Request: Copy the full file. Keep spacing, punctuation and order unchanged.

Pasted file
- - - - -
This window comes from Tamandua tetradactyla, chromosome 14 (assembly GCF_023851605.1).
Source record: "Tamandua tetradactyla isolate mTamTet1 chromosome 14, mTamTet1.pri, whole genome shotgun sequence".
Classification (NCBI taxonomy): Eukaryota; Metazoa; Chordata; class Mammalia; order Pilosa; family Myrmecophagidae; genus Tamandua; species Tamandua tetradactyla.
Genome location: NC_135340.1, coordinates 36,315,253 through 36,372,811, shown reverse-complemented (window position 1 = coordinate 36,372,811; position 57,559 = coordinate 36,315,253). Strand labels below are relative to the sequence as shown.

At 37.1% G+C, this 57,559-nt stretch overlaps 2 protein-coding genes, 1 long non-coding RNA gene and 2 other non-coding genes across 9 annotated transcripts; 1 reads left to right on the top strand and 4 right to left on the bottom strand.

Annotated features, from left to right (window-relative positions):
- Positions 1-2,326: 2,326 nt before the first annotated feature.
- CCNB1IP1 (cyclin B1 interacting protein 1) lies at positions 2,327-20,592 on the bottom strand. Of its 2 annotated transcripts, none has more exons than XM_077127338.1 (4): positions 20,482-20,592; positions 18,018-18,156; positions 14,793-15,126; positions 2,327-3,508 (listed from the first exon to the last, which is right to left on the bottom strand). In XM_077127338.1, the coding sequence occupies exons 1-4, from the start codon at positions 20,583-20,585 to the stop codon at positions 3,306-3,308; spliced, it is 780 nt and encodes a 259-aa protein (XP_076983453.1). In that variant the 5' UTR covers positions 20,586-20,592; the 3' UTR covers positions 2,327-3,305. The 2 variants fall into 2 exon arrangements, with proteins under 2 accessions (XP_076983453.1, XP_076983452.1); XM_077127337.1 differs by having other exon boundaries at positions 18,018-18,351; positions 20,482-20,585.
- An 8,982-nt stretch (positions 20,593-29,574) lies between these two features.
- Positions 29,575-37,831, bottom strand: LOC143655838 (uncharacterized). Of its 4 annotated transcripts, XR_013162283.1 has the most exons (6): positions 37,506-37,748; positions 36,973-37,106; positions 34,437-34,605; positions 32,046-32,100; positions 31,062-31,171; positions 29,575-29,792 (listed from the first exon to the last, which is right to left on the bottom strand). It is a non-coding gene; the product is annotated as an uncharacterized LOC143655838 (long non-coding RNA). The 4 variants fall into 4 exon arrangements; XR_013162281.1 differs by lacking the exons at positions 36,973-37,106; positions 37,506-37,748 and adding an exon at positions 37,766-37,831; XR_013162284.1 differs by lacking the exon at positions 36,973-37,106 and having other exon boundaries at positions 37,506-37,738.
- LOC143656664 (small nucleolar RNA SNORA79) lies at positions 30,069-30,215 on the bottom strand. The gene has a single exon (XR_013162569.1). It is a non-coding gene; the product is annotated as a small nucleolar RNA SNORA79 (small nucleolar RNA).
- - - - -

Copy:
This window comes from Tamandua tetradactyla, chromosome 14 (assembly GCF_023851605.1).
Source record: "Tamandua tetradactyla isolate mTamTet1 chromosome 14, mTamTet1.pri, whole genome shotgun sequence".
Classification (NCBI taxonomy): Eukaryota; Metazoa; Chordata; class Mammalia; order Pilosa; family Myrmecophagidae; genus Tamandua; species Tamandua tetradactyla.
Genome location: NC_135340.1, coordinates 36,315,253 through 36,372,811, shown reverse-complemented (window position 1 = coordinate 36,372,811; position 57,559 = coordinate 36,315,253). Strand labels below are relative to the sequence as shown.

At 37.1% G+C, this 57,559-nt stretch overlaps 2 protein-coding genes, 1 long non-coding RNA gene and 2 other non-coding genes across 9 annotated transcripts; 1 reads left to right on the top strand and 4 right to left on the bottom strand.

Annotated features, from left to right (window-relative positions):
- Positions 1-2,326: 2,326 nt before the first annotated feature.
- CCNB1IP1 (cyclin B1 interacting protein 1) lies at positions 2,327-20,592 on the bottom strand. Of its 2 annotated transcripts, none has more exons than XM_077127338.1 (4): positions 20,482-20,592; positions 18,018-18,156; positions 14,793-15,126; positions 2,327-3,508 (listed from the first exon to the last, which is right to left on the bottom strand). In XM_077127338.1, the coding sequence occupies exons 1-4, from the start codon at positions 20,583-20,585 to the stop codon at positions 3,306-3,308; spliced, it is 780 nt and encodes a 259-aa protein (XP_076983453.1). In that variant the 5' UTR covers positions 20,586-20,592; the 3' UTR covers positions 2,327-3,305. The 2 variants fall into 2 exon arrangements, with proteins under 2 accessions (XP_076983453.1, XP_076983452.1); XM_077127337.1 differs by having other exon boundaries at positions 18,018-18,351; positions 20,482-20,585.
- An 8,982-nt stretch (positions 20,593-29,574) lies between these two features.
- Positions 29,575-37,831, bottom strand: LOC143655838 (uncharacterized). Of its 4 annotated transcripts, XR_013162283.1 has the most exons (6): positions 37,506-37,748; positions 36,973-37,106; positions 34,437-34,605; positions 32,046-32,100; positions 31,062-31,171; positions 29,575-29,792 (listed from the first exon to the last, which is right to left on the bottom strand). It is a non-coding gene; the product is annotated as an uncharacterized LOC143655838 (long non-coding RNA). The 4 variants fall into 4 exon arrangements; XR_013162281.1 differs by lacking the exons at positions 36,973-37,106; positions 37,506-37,748 and adding an exon at positions 37,766-37,831; XR_013162284.1 differs by lacking the exon at positions 36,973-37,106 and having other exon boundaries at positions 37,506-37,738.
- LOC143656664 (small nucleolar RNA SNORA79) lies at positions 30,069-30,215 on the bottom strand. The gene has a single exon (XR_013162569.1). It is a non-coding gene; the product is annotated as a small nucleolar RNA SNORA79 (small nucleolar RNA).